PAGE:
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01.12.2019 | Research | Ausgabe 1/2019 Open Access

Head & Face Medicine 1/2019

A bibliometric analysis of scientific production in the field of lingual orthodontics

Zeitschrift:
Head & Face Medicine > Ausgabe 1/2019
Autoren:
Beatriz Tarazona-Alvarez, Rut Lucas-Dominguez, Vanessa Paredes-Gallardo, Adolfo Alonso-Arroyo, Antonio Vidal-Infer
Wichtige Hinweise
A correction to this article is available online at https://​doi.​org/​10.​1186/​s13005-019-0208-6.

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Abstract

Background

Due to the lack of bibliometric studies in the field of lingual orthodontics in dentistry, the aim of this study was to assess the evolution and current status of activity in this field during the period 1978–2017.

Methods

A bibliometric analysis of the scientific articles indexed in the Science Citation Index-Expanded of the Web of Science and in the Scopus® database was performed using the truncated terms “ling* apppli*” or “ling* orthod*” or “ling* bracket*”. The types of texts included for analysis were limited to “articles” and “reviews”. The following information was extracted from each article identified: title, authors’ name(s), institutional affiliation(s), country of origin, journal title, year of publication, type of publication, and number of citations.

Results

A total of 341 articles were identified by 646 different authors, 6.2% were reviews and 93.8% were other types of journal articles. Bibliometric indicators showed a tremendous increase in the rate of publication over time with two peaks in productivity in 1989 and 2013. Fourteen authors and 15 institutional collaboration networks were identified in which European institutions were the most productive. Methodological articles were the most frequent types of research articles (28.1%), followed by case reports/series (17.1%), and narrative reviews (4.7%). Articles providing the highest quality evidence were interventional clinical trials (1.8%) and systematic reviews (0.9%). The remaining articles were non-research papers and were for information purposes only.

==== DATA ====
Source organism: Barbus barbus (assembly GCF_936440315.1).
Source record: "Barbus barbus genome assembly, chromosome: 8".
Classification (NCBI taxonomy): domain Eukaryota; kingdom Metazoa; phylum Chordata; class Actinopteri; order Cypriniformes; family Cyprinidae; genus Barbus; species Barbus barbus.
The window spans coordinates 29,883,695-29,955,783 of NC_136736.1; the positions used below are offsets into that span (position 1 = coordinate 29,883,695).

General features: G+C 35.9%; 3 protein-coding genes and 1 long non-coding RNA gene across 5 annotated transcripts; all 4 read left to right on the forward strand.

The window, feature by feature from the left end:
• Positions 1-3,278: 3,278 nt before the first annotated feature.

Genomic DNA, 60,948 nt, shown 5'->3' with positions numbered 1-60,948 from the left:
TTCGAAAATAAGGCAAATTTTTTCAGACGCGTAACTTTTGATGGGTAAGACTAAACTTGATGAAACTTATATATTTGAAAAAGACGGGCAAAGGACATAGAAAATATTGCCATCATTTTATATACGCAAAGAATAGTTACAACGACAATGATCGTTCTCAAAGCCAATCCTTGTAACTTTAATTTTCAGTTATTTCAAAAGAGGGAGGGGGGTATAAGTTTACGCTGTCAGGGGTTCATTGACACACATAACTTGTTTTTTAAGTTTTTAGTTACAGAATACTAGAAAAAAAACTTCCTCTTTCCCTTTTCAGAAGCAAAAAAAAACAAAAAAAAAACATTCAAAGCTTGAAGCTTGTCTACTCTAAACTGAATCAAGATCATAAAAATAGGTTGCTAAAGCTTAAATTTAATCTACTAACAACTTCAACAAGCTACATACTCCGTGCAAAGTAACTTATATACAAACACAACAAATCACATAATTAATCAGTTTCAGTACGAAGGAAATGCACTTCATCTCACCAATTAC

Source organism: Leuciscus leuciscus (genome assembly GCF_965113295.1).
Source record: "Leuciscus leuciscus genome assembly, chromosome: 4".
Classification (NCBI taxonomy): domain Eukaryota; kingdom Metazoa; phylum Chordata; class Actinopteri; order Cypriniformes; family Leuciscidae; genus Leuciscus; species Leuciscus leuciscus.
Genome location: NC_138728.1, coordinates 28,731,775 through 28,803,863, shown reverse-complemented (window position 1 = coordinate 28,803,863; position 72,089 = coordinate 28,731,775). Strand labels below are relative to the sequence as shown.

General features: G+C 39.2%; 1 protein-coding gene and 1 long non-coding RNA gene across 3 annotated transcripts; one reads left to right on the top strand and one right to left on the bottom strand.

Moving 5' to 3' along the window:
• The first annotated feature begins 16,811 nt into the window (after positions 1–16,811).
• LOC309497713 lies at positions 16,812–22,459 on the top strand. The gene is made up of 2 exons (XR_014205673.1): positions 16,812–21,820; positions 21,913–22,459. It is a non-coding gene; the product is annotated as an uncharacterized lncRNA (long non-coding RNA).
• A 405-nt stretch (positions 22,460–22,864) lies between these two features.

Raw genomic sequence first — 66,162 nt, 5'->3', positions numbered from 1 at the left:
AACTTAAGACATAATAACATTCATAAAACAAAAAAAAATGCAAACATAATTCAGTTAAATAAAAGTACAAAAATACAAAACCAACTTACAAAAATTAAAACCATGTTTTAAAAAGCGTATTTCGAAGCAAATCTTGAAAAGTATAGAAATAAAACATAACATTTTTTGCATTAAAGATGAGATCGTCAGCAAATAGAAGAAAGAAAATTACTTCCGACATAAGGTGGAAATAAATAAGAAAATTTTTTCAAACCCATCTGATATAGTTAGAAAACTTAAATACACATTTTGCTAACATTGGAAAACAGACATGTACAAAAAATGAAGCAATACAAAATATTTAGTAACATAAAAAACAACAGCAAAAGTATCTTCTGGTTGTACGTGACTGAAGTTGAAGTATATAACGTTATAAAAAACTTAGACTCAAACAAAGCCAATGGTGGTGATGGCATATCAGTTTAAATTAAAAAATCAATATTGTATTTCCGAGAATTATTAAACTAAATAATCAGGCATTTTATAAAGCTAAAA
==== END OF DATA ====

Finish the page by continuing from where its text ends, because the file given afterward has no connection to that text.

Conclusions

Bibliometric indicators point to an irregular increase in the numbers of published works in lingual orthodontics over time. Research output is dominated by methodological articles as a technique-driven subspecialty. Although articles on lingual orthodontics are published mainly in North American journals, lingual orthodontics is largely a European domain.
Literatur
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